Samples of My Work for Post-Masters Certificate Programs in Nursing

This is a blog component, you do not currently have any posts to display. You can write your first post, import posts from another service or delete the component.

Search By Degree, Special Interest, or Country of Origin

Statements of Excellence for Admission to Post Masters Certificate Programs in Nursing

All of the Statement samples on this web site were written more than 2 years ago and all are anonymous.

Up to 1000 words: US$199 

Let's be friends on Facebook!

Skype: DrRobertEdinger

Post-Master’s Certificates in Nursing

The demand for nurse leaders in education, technology, clinical settings, and at the upper levels of management is increasing.

As a professional nurse seeking to meet this growing demand, you must have access to the most current thinking and best practices. Earning a Post-Master’s Certificate in Nursing can help you: Bolster your skills so you can help meet rapidly growing demands for better patient care. Achieve greater professional recognition. Create new career options or improve long-term career prospects. Improve your position with regard to compensation. 

The Humanitarian Side of Post-Master´s Certificate in Nursing

Nurse Margaret Maul treated wounded soldiers in WWI–even prisoners of war! In 2013, an old suitcase that belonged to her was discovered in a university cupboard. It contained many treasures that tell an interesting story about this nurse and her heroic wartime nursing efforts.

Very little was known about nurse Margaret Maule, until the battered suitcase containing her mementos was discovered at the back of a cupboard at the University of Abertay, in Dundee in 2013.

Researchers began piecing her story together from everything that was in the case: photographs, her diary, letters, nursing certificates and an article she had written for a newspaper.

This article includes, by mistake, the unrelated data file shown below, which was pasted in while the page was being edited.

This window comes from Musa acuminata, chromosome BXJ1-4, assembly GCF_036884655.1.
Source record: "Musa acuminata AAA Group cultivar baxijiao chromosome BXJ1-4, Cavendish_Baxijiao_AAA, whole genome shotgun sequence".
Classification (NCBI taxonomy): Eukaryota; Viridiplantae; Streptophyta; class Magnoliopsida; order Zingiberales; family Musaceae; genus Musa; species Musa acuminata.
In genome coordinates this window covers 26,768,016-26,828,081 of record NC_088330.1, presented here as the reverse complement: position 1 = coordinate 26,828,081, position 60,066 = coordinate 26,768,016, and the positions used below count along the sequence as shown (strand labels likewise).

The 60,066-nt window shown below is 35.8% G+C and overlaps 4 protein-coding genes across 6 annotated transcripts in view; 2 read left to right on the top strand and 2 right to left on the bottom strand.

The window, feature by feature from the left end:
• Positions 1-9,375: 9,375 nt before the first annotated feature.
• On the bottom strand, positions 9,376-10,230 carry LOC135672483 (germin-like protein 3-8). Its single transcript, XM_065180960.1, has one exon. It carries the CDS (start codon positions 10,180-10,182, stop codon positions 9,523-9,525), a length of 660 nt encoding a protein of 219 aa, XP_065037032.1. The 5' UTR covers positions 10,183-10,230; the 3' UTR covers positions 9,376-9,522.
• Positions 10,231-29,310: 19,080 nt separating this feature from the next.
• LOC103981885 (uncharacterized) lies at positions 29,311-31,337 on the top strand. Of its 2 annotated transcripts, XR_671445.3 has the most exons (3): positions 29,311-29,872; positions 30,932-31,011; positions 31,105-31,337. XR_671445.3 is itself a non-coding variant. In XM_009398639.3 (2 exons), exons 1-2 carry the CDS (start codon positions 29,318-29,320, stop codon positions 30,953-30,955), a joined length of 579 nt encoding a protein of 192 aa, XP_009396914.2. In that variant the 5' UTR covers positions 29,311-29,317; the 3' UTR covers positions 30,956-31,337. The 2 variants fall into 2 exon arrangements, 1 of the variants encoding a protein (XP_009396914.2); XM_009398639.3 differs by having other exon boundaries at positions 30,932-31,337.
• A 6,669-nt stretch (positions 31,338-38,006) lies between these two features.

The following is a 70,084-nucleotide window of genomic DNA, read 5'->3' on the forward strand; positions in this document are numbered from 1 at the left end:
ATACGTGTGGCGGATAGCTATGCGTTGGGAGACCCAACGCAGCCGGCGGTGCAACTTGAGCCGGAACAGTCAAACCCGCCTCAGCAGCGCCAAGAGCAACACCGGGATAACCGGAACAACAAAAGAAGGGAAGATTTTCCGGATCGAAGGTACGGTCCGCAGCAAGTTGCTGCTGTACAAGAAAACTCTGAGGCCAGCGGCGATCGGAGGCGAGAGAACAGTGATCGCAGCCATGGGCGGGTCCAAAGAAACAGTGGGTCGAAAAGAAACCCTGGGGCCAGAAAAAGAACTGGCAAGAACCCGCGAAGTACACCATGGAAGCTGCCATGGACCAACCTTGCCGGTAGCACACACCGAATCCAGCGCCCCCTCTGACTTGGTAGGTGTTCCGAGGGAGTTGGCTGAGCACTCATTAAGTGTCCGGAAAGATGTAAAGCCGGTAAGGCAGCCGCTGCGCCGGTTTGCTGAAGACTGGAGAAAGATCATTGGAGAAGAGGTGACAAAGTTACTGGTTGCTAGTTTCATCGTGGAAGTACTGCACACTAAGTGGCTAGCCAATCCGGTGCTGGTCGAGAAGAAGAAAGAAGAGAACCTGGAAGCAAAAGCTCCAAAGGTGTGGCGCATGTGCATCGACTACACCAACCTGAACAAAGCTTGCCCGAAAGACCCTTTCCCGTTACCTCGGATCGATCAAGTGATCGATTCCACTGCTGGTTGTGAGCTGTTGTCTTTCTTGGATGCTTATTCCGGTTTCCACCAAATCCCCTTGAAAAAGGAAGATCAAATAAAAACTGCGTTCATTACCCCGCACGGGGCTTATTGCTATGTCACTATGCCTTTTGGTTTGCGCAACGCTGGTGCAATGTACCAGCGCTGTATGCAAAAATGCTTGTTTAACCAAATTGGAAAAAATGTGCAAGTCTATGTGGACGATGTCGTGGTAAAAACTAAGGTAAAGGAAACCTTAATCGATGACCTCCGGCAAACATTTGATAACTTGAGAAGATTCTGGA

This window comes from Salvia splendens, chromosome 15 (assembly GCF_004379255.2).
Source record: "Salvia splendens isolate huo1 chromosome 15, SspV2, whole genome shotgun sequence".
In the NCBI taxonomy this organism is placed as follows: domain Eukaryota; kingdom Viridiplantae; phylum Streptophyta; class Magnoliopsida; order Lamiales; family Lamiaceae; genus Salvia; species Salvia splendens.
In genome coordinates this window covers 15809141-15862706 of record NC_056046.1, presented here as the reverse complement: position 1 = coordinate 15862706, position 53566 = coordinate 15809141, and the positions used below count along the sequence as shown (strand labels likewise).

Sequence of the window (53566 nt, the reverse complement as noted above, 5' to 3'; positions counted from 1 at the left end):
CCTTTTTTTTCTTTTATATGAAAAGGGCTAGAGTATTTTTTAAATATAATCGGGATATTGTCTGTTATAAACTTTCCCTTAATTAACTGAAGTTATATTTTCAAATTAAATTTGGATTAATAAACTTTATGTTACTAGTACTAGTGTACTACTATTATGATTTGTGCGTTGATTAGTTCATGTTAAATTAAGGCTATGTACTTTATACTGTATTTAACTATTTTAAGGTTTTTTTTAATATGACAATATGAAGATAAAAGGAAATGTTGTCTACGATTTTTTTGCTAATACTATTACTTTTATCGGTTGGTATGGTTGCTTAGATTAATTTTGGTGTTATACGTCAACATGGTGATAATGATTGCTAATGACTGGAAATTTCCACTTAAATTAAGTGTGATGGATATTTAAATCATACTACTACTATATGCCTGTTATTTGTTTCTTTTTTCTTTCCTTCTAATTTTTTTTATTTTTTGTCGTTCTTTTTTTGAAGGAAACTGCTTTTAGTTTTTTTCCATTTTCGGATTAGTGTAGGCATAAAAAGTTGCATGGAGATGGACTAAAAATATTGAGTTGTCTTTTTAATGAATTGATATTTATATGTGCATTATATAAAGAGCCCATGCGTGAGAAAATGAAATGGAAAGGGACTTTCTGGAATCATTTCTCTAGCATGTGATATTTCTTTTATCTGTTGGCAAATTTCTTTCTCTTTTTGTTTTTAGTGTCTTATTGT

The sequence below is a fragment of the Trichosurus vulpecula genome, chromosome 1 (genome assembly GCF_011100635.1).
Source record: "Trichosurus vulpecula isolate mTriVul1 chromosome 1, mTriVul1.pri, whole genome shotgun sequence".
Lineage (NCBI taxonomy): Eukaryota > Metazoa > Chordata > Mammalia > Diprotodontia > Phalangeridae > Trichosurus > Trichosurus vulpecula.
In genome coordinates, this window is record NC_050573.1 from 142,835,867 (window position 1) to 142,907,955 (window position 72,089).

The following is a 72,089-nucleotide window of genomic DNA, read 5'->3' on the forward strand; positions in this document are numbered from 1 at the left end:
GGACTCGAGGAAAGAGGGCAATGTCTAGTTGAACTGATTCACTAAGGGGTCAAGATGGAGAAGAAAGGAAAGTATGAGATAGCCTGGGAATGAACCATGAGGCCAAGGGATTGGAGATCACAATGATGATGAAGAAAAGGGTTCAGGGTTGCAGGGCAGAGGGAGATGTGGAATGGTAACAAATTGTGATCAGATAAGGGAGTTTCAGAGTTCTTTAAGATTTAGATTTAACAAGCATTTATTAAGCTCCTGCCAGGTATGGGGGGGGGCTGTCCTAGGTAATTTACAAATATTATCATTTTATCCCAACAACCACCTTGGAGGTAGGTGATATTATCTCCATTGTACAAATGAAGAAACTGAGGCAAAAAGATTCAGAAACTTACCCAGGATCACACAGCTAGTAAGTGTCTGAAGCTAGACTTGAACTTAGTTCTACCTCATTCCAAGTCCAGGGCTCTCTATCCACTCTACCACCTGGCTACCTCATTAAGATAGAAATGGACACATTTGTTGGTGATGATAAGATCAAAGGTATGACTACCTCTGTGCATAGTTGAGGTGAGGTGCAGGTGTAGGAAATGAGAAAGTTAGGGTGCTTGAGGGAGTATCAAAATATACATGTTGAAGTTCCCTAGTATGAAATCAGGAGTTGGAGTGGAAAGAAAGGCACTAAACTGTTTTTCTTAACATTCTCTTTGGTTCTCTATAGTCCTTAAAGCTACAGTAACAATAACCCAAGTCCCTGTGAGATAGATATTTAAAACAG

Academics at the university had no idea why the suitcase was hidden away in a cupboard at the university, especially since there is no record of her ever having been there.

There was an article Nurse Maule had written for a newspaper called The People's Journal in the suitcase. There was also an autograph book filled with sketches and thank you notes from German patients.

According to her diary, she had reservations about treating enemy soldiers as her brother had been killed in action in the spring of 1917. However, despite her misgivings, the kind-hearted nurse tended to injured German prisoners of war while she worked at the Dartford War Hospital, in Kent. She also treated British soldiers at a hospital in Glasgow.

Robin Ion, head of Abertay's Nursing and Counselling Division, said: 'The contents of this suitcase are absolutely fascinating. But we know very little about the person who owned it. There's no record of her ever having been to Abertay, so how it came to be in our possession is a complete mystery. All we know about her is what we've been able to piece together from the things we found in her suitcase.”

The suitcase contained documents dating back to 1914, including a number of faded photographs of her and her fellow nurses dressed in their pristine white uniforms. At the time, nursing was a relatively new profession, and no one knows very much about what it was like to be one back then.

Maule was desperate to do her bit for the war effort, so she was shocked when she found out that she was going to be sent to Dartford to care for prisoners of war.

Her patients went to the trouble of crafting gifts for her to show their appreciation. Nursing has always been about showing compassion without prejudice. Nurse Maule showed an enormous depth of feeling to her patients under very difficult circumstances.

She was part of the Queen Alexandra's Imperial Nursing Service (QAIMNS), which was was formed in 1902 and replaced the Army Nursing Service, formed in the 1850s to provide care to soldiers injured during the Crimean War.

Maule was born in Paisley in 1887. She went to East Public School and trained as a nurse at Merryflatts Hospital - now the Southern General Hospital in Glasgow - from 1914 to 1917.

After the war she worked in the Shakespeare Hospital in Glasgow, before doing further training at the Greenock District Nursing Association, in 1919.

She was sent a letter of appreciation for her service from the Ministry of Defence in 1969, when she finally retired after 52 years of service aged 82.

History is a wonderful thing. But we are creating history right now. What will you create? If you´re wondering how to get onto a great post-master´s certificate program, a compelling personal statement of purpose could change your destiny. Please get in touch to find out how we can help you succeed on your path as a humanitarian nurse